Spinal Epidural Lipomatosis

Fatty Accumulation Within the Central Canal of the Spine

By William Morgan, DC

I feel that this condition warrants more mainstream exposure than it currently receives. Although this malady is thought to be rare, I am seeing more patients with it, and frequently the MRI report gives only passing acknowledgment of its existence. It is my hope that the next time you read something along the lines of “excess epidural fat accumulation in the canal,” you will take the time to look at the MRI to see the extent of the epidural fat deposition and look more carefully for neurological signs.

Spinal epidural lipomatosis (SEL), the excessive fat deposition in the spinal canal, is responsible for compression of neural tissues (e.g., nerve roots or cord) that can cause nerve root symptoms and myelopathy. SEL is commonly seen in patients with endocrinopathy or obesity or in those receiving protracted steroid therapy. Idiopathic SEL is rare but has also been documented. SEL can cause back pain, nerve root impingement and cord compression. Slowly progressing myelopathy is the normal presentation of a patient with SEL.

MRI Images
The MRI images shown here demonstrate excessive fat deposition posterior to the vertebral bodies and anterior to the spinal canal (Figures 1, 2, 3 and 4). Epidural lipomatosis has been attributed to various compression findings on MRIs, including the “Y” sign (Figure 2). This is caused by the compression of the thecal sac into a trifid shape that looks much like a “Y” (Kuhn, et al.).

Increased obesity in the developed world may contribute to a rise in the occurrence of this condition, but the increase in the prevalence of MRIs has also been cited as a cause for more frequent diagnosis of this condition.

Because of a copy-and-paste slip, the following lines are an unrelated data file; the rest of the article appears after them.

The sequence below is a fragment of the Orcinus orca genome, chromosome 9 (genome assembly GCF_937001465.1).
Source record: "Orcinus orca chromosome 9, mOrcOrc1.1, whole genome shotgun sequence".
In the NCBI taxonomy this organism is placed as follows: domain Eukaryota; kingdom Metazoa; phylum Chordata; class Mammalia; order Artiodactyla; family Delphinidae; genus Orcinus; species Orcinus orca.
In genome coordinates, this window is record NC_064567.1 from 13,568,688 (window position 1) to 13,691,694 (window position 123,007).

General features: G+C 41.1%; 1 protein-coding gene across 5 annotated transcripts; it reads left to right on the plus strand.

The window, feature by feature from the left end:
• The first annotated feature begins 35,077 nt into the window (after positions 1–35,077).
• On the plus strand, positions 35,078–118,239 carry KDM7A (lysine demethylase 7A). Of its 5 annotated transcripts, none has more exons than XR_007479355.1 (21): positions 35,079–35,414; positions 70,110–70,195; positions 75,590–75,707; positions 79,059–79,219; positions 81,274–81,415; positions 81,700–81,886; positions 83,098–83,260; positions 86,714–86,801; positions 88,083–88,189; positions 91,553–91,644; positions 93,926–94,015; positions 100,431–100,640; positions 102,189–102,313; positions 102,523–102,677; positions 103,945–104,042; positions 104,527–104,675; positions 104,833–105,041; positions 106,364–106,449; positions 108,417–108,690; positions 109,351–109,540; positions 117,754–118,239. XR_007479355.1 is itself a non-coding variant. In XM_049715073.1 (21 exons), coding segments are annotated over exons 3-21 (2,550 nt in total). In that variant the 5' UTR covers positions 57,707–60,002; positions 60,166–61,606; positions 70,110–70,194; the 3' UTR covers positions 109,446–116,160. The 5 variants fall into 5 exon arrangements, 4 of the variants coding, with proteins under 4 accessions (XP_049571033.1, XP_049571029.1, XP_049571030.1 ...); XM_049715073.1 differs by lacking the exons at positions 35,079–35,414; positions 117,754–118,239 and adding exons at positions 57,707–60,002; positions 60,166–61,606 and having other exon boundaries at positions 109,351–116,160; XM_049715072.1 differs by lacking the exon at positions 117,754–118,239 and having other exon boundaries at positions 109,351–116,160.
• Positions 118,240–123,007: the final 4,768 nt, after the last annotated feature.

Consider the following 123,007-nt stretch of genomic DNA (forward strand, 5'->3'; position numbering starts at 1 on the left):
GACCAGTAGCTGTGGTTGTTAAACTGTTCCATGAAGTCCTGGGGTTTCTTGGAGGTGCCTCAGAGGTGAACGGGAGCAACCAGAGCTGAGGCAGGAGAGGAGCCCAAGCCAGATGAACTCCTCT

SEL cannot be diagnosed on plain film radiography or on physical examination. Prior to the advent of MRI, lipomatosis was identified serendipitously during spinal surgery.

Obesity and Conservative Care
Conservative care includes stopping steroid therapy and losing weight (in obese patients). However, in severe or refractory cases, a consultation to a spine surgeon may be appropriate.

With increasing rates of obesity in the Western world, we may begin to see a surge in the number of obesity-related cases of spinal epidural lipomatosis.


1. Fassett DR, Schmidt MH. Spinal Epidural Lipomatosis: A Review of Its Causes and Recommendations for Treatment.

2. Beges C, Rousselin B, Chevrot A, et al. Epidural lipomatosis. Interest of magnetic resonance imaging in a weight-reduction treated case. Spine 19:251– 254, 1994.

3. Payer M, Van Schaeybroeck P, Reverdin A, et al. Idiopathic symptomatic epidural lipomatosis of the lumbar spine. Acta Neurochir 145:315–321, 2003.

4. Robertson SC, Traynelis VC, Follett KA, et al. Idiopathic spinal epidural lipomatosis. Neurosurgery 41:68–75, 1997.

5. Kuhn MJ, Yussef HT, Swan TL, Swenson LC. Lumbar epidural lipomatosis: the “Y” sign of thecal sac compression Comput Med Imaging Graph. 1994 Sep-Oct;18(5):367-72.

6. Fessler RG, Johnson DL, Brown FD, et al. Epidural lipomatosis in steroid-treated patients. Spine 17:183–188, 1992

Dr. Morgan shares his clinical time among a hospital-based chiropractic clinic and two Washington, D.C., executive health clinics. He is adjunct faculty for F. Edward Hébert School of Medicine, Uniformed Services University of the Health Sciences and New York College of Chiropractic. He can be reached through his Web site, www.drmorgan.info.


Published in April 2012 ACA News.